Button Work Tea-Pot Cosy

This Button Work Tea-Pot Cosy will look wonderful on your table or kitchen counter. Of course, if you own an old Victorian home, it would look lovely in the Butler's panty, too.

This is one of three items using this method of decoration - the three items being the teapot cosy, a matching mat and egg basket.

This was printed in Cassell's Household Guide: Being a Complete Encyclopaedia of Domestic and Social Economy and Forming a Guide to Every Department of Practical LIfe in 1869. It has been edited for use on this site.

Although the American spelling of "cosy" is cozy, I chose to following the spelling that was used in the article. Both are considered correct.

Ornamental Tea-Pot Cosy

As a companion to the button work mat, if used for the breakfast-table, we now give the design for a tea - pot cosy, in the button work.

The cosy, originally a Scotch fashion, but now almost universally adopted in England, is a useful adjunct to the breakfast-table; for, as it is thickly wadded and made to cover the teapot entirely, it not only keeps in the heat while the tea is infusing, but, when made, it prevents the infusion from becoming cold, should the breakfast be a lingering meal, or be detained on account of any member of the family being less of an early riser than the rest.

The cosy should be worked on scarlet merino, in the same style as the breakfast mat, and for this purpose any of the borders may be chosen. The present one is also appropriate for either, and is worked in the two smallest sized buttons.

In consequence of the dimensions of our publication, the pattern (Fig. 1) is necessarily given in a reduced size; but the actual measurements should be, when completed, 15 inches in width by 10 ¼ inches in height.

When the scarlet merino has been cut to about half an inch beyond this size, a piece of white glazed lining, rather shorter at the straight edge, is put under it, and the merino tacked upon it all round, and turned over it at the straight edge.

The border is now worked, taking the stitches through to the lining; when it is finished, a small pattern is dotted, as it were, over the rest, as shown in the design. Fig. 2 or Fig. 3 may be used for the latter purpose, if preferred to the design given on the cosy.

Two pieces being worked in the manner described, they must be firmly stitched together round the curved part, on the wrong side, leaving the straight sides open.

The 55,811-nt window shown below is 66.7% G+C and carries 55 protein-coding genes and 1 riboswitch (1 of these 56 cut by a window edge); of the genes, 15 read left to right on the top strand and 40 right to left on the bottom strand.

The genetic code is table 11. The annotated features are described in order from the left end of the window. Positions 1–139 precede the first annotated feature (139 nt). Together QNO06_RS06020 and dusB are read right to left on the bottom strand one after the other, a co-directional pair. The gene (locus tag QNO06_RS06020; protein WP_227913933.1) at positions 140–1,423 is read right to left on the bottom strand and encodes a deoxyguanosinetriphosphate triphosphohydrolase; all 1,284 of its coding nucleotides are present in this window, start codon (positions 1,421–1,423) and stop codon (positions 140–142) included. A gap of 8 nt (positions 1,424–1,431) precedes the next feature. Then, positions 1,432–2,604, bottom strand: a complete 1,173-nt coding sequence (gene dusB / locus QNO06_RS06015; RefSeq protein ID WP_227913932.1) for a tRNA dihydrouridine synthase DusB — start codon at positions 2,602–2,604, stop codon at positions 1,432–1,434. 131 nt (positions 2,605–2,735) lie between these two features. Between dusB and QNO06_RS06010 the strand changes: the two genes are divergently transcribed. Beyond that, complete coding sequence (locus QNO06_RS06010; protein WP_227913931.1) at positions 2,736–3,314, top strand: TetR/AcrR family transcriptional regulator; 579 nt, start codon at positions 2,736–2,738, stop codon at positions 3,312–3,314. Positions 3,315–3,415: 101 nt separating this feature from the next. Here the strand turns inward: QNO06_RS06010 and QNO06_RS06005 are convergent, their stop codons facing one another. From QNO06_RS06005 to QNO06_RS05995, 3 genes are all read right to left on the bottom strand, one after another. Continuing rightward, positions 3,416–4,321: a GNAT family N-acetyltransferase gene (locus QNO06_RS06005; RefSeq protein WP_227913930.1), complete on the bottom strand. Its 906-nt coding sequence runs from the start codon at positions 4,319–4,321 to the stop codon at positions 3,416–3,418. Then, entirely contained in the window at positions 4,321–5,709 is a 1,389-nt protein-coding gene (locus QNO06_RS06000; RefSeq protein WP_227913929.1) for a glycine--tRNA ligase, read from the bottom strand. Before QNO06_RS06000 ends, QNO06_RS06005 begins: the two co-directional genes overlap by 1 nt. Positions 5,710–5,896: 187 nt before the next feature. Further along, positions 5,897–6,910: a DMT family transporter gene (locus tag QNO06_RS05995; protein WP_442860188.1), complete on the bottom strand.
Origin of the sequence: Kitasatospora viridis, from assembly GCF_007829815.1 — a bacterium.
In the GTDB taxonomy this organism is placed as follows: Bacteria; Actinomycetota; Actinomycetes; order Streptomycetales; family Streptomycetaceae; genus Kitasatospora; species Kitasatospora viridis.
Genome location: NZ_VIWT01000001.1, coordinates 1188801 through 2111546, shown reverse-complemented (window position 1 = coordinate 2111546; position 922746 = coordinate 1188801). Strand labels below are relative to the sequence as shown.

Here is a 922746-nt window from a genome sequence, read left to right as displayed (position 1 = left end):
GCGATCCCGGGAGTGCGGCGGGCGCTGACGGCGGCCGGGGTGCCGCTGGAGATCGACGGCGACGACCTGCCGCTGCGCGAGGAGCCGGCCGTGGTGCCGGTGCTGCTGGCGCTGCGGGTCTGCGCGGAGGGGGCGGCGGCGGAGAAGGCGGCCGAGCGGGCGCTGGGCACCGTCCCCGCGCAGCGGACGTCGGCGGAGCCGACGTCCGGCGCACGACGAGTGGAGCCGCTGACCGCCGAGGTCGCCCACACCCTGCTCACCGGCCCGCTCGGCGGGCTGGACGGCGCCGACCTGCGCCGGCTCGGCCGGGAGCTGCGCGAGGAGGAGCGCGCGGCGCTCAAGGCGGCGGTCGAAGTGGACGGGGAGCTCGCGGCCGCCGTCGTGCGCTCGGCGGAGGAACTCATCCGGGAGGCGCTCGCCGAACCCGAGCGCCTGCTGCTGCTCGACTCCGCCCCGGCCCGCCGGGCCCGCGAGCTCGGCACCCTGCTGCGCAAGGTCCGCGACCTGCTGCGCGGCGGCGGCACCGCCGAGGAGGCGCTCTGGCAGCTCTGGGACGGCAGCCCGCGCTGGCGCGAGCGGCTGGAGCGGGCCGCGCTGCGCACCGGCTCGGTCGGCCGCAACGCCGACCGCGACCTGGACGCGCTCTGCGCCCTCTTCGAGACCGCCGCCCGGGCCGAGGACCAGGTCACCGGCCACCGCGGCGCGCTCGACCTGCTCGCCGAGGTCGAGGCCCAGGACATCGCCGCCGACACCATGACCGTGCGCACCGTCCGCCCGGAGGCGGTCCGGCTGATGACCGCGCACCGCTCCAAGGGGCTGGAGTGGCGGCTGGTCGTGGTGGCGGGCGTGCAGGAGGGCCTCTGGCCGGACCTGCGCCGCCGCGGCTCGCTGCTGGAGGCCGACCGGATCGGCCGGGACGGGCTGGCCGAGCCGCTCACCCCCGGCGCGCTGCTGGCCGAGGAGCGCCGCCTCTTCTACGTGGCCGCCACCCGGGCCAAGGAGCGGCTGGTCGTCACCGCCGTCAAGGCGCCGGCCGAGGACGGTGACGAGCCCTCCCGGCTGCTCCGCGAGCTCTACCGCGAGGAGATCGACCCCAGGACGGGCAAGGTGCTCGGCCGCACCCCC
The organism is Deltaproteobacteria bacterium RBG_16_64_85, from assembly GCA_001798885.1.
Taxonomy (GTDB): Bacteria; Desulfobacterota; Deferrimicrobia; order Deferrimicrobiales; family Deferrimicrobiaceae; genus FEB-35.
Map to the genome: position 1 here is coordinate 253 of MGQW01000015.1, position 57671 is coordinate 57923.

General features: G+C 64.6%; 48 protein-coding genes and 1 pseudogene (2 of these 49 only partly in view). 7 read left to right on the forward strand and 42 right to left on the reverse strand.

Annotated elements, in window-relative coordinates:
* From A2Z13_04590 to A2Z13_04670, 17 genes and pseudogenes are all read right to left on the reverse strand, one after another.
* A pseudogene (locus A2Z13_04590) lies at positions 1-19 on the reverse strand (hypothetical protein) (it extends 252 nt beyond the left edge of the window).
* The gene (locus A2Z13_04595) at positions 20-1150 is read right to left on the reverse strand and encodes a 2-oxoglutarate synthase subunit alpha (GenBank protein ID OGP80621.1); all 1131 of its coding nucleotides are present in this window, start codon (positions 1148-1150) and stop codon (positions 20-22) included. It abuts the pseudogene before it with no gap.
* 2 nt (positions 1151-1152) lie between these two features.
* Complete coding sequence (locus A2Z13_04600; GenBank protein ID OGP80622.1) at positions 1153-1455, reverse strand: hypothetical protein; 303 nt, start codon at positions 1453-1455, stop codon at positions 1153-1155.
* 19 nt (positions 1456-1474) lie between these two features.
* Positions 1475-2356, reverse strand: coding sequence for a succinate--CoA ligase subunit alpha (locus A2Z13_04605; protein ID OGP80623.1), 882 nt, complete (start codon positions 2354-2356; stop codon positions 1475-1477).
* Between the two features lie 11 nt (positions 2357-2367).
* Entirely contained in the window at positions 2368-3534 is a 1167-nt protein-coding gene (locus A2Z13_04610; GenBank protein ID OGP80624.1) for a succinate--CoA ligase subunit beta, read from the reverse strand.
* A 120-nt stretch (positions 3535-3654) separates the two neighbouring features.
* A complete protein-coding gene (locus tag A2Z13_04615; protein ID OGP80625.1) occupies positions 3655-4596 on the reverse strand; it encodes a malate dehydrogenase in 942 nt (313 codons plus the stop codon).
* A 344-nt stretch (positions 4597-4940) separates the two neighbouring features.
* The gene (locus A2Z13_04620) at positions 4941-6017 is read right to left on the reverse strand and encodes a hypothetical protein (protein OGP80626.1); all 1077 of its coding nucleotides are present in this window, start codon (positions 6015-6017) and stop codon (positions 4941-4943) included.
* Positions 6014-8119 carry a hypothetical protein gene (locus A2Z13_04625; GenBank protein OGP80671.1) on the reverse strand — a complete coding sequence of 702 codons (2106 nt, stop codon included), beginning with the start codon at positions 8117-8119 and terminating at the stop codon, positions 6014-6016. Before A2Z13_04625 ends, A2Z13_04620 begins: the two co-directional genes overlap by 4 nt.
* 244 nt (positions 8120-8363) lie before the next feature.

Now take a sheet of wadding, double it, and cut it to the shape of the cosy; cut to the same size a piece of white silk or sarcenet, tack the wadding down upon it at intervals, and having prepared two of these pieces (putting the skin of the wadding next to the silk), stitch them together; turn them out, and place them inside the merino and glazed calico as a lining, tacking them here and there, and neatly felling down the silk upon the merino, at the straight edges, on the inside.

The cosy will now be complete, with the exception of the handle. For this fold a piece of merino to about half an inch in width, and five in length; sew on it a row of middle-sized buttons close together, and when finished stitch it by the two ends to the top of the cosy, on the edge where it is joined. It should lie upon the top quite flatly, and, being only stitched down at the ends, can be easily raised when wanted to lift the cosy by.

Although we have spoken of this work as being done in the white china buttons only, (see Breakfast Mats) many other kinds may be used, according to the taste of the worker. Mother-of pearl buttons have a beautiful effect, and when sewn on a ground of dark blue or violet velvet, present a very rich appearance. The small mother-of-pearl shells, brought from Italy, may be used in the same way as the buttons, and look extremely handsome.

Another ornamental addition to the breakfast-table is a basket for eggs, to occupy the centre of the table. The companion egg basket for the button work tea-pot cosy above can be found here.


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